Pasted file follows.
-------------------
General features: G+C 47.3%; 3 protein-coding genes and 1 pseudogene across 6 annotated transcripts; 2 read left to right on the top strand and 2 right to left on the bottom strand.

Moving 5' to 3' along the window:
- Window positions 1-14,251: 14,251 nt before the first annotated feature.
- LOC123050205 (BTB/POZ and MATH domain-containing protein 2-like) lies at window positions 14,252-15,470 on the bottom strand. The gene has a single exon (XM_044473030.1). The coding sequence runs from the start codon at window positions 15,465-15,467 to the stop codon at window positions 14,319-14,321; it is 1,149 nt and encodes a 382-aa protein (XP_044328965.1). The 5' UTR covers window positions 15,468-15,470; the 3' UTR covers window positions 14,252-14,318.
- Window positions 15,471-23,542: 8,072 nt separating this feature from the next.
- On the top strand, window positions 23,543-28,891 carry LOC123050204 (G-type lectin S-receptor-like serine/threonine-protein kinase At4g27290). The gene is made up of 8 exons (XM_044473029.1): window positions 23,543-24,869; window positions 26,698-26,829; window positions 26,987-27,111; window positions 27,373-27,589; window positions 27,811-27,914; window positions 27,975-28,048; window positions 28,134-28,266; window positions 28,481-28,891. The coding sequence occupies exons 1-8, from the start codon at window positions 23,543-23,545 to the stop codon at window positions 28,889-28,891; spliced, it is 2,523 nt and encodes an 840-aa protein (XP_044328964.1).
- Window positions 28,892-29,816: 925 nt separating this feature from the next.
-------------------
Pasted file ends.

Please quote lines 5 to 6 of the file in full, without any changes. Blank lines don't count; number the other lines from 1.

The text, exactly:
- Window positions 15,471-23,542: 8,072 nt separating this feature from the next.
- On the top strand, window positions 23,543-28,891 carry LOC123050204 (G-type lectin S-receptor-like serine/threonine-protein kinase At4g27290). The gene is made up of 8 exons (XM_044473029.1): window positions 23,543-24,869; window positions 26,698-26,829; window positions 26,987-27,111; window positions 27,373-27,589; window positions 27,811-27,914; window positions 27,975-28,048; window positions 28,134-28,266; window positions 28,481-28,891. The coding sequence occupies exons 1-8, from the start codon at window positions 23,543-23,545 to the stop codon at window positions 28,889-28,891; spliced, it is 2,523 nt and encodes an 840-aa protein (XP_044328964.1).